The Centers for Disease Control and Prevention (CDC) in Atlanta may have finally admitted that products using oil of lemon eucalyptus (OLE or PMD) can provide longer lasting protection against mosquitoes, just as the toxic chemical bug repellent DEET does.
Mosquitoes can spread dangerous, and sometimes deadly, diseases including West Nile virus, different types of encephalitis and Zika.
Now when you visit the CDC website page on West Nile two different publications list oil of lemon eucalyptus (OLE or PMD) as providing longer lasting protection as well.
More on that in a moment. But first let’s take a closer look at DEET.
Troubling side effects from DEET insect repellant
DEET is an effective mosquito deterrent, however, despite the Environmental Protection Agency’s seal of approval to spray the stuff on our bodies, there are some serious concerns about the potential side effects of this chemical.
Some studies have found the chemical repellent to have few side effects, while others point to troubling reactions. In one early study done in the 1980s the effects of DEET were studied on employees of the Everglades National Park.
One quarter of the folks complained of negative side effects including…
- skin irritation
- numb or burning lips,
- and difficulty concentrating.
DEET has been shown to affect the central nervous system in animal experiments. In one study, animals exposed to the equivalent of a human dose performed more poorly on muscle coordination tests.
According to one Duke University researcher, exposure to the chemical caused brain cell death and behavioral changes in animals.
When applied to the skin a certain percentage of DEET is absorbed into the bloodstream. And the toxicity of the chemical goes up when it’s combined with isopropyl alcohol or freon, both of which are common ingredients in commercial bug repellents.
The EPA recommends washing the spray away as soon as you return indoors and to avoid breathing it in. In fact, DEET products are required to carry several child safety warnings.
So although it’s important to note that if the risk of West Nile is high, oil of lemon eucalyptus (para-menthane-diol) may still not be the best choice, if you’re looking for a safer alternative for everyday use, OLE may fit the bill.
CDC recommends oil of lemon eucalyptus to repel mosquitoes
Two publications offered on the CDC website now say some oil of lemon eucalyptus (OLE or para-menthane-diol) products provide longer-lasting protection as well against mosquitoes that can spread West Nile Virus.
The agency’s “West Nile Virus Fact Sheet” now states…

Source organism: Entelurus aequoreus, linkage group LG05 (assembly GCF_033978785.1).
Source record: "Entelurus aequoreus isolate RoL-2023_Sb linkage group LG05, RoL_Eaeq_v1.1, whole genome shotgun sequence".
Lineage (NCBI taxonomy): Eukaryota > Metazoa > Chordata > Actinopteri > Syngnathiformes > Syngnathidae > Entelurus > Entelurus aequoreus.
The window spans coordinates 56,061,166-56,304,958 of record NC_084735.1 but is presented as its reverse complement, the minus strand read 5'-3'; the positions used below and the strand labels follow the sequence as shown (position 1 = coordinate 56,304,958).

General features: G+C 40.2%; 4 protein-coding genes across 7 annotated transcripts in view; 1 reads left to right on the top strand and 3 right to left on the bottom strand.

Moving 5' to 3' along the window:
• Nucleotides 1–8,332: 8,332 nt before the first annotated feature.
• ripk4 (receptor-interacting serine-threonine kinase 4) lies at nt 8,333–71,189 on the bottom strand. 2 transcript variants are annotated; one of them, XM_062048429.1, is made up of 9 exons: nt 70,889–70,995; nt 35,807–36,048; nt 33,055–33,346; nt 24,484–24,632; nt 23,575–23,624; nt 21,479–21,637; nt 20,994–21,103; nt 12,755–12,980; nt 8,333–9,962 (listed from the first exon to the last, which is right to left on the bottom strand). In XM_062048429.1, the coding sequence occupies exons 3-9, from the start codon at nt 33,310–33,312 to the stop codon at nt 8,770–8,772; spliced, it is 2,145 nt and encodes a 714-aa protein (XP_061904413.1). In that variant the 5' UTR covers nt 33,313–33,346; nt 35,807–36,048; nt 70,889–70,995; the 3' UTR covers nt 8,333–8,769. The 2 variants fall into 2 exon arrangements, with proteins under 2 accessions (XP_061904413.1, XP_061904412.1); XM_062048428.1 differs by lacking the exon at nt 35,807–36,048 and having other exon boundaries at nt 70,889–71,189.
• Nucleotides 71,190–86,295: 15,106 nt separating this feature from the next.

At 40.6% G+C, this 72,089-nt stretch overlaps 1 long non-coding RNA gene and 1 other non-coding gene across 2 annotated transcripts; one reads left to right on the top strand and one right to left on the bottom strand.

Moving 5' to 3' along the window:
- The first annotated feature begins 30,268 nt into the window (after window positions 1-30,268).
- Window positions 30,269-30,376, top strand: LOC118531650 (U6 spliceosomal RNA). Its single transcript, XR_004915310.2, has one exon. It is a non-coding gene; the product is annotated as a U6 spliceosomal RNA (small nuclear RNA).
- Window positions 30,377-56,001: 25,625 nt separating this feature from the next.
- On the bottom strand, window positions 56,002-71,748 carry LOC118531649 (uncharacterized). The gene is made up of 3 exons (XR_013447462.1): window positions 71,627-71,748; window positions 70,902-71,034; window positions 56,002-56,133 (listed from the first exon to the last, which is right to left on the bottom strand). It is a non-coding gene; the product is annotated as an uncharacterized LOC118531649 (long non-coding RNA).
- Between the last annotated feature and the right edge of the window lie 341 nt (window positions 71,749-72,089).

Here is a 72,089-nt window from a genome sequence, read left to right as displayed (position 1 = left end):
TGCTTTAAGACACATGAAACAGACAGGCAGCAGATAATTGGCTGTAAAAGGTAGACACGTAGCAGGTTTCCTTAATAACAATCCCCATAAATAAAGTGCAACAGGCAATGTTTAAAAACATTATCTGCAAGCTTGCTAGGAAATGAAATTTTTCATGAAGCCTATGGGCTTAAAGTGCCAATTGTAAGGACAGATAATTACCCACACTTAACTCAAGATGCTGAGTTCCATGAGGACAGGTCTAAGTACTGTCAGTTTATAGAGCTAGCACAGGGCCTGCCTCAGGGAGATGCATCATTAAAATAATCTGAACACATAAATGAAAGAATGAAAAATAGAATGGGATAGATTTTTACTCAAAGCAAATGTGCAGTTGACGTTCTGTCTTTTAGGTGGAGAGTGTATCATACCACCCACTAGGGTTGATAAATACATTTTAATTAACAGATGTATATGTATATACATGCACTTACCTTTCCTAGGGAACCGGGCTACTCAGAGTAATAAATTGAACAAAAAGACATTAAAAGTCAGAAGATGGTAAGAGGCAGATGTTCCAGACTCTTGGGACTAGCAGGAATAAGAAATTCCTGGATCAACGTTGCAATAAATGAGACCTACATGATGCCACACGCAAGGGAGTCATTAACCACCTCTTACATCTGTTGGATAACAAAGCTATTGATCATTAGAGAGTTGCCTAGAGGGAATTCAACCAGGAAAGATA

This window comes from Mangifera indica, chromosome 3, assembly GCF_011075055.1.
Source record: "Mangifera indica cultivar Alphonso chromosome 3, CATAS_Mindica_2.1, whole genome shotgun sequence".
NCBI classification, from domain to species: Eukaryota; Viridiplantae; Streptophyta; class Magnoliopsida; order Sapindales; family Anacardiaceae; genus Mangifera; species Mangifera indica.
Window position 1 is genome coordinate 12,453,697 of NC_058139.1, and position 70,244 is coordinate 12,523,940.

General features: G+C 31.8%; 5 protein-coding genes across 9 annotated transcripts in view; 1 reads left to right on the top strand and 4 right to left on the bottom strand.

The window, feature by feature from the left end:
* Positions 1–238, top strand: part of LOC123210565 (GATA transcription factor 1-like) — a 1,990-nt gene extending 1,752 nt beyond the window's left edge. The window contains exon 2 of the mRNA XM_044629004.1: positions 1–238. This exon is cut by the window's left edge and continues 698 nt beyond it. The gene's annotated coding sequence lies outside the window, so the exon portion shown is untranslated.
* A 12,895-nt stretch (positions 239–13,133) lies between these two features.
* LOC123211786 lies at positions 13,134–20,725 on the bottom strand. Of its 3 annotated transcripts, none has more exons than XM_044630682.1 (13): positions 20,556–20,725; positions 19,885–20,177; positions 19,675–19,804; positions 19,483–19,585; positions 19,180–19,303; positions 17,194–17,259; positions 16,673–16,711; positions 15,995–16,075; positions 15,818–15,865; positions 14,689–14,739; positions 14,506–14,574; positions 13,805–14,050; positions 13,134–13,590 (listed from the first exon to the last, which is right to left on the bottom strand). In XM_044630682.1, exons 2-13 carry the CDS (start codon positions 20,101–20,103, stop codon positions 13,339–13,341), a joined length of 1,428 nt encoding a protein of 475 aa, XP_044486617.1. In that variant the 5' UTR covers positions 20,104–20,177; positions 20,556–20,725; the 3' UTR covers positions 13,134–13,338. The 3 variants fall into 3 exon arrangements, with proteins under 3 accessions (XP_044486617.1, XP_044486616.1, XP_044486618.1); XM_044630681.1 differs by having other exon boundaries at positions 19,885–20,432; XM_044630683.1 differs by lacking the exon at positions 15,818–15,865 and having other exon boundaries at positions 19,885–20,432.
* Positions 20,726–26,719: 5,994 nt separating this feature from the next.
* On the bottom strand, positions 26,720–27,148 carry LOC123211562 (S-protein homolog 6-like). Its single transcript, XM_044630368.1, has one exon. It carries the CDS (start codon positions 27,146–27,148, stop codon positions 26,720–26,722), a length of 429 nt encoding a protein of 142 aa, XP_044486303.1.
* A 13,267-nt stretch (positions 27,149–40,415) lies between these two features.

“When outdoors, use repellents containing DEET, picaridin, IR3535, some oil of lemon eucalyptus or para-menthane-diol. Follow the directions on the package.”
And on the CDC “West Nile Virus Prevention & Control” page the agency says…
“Avoid Mosquito Bites: Use insect repellents when you go outdoors. Repellents containing DEET, pic aridin, IR3535, and some oil of lemon eucalyptus and para-menthane-diol products provide longer-lasting protection.”
Concerned consumers who want protection against mosquitoes and other biting bugs may now be able to turn to products made with oil of lemon eucalyptus (or para-menthane-diol). Oil of lemon eucalyptus has been shown to provide protection that’s similar to low concentration of DEET in two studies. Which is great news because this safer, non-toxic alternative could be a far better choice for you and your own family for everyday use.
Please share this important information with friends and family.
Make your own natural bug repellent
There are already some DEET-free repellents on the market that are using pure oil of lemon eucalyptus. These products use the refined para-menthane-diol, the form of the oil which is now mentioned on the CDC website, as an effective repellent. Check your local home improvement stores, pharmacy or online.
It’ s also very simple to create your own bug spray using whichever combination of essential oils appeals to you. But please do keep in mind that the essential oils you would use at home are not the same refined PMD listed by the CDC on their website. The pure essential oils have not yet undergone the same testing.
For the best results, use several different essential oils. This will give you the broadest coverage against a variety of different species of pests.
|Homemade Natural Bug Repellent Spray|
|To make your own bug spray, you’ll need a 10-ounce spray bottle, and some simple ingredients.|
• Add the distilled water and witch hazel to the 10-ounce spray bottle.
• Then add a total of 30 to 40 drops of essential oil.
• Shake well.
We’ll be keeping a close eye on the situation to see if PMD products continue to be recommended. Although elsewhere on the CDC site it still states that essential oils do not provide the same level of protection, we’re happy to see the CDC is now willing to list lemon eucalyptus (OLE or para-menthane-diol) among products that can offer longer-lasting protection. For folks who prefer a repellent with a botanical base OLE may be an effective option.
Still have questions? Don’t wait another second to protect your family. Download our Free Zika Virus Survival Guide today.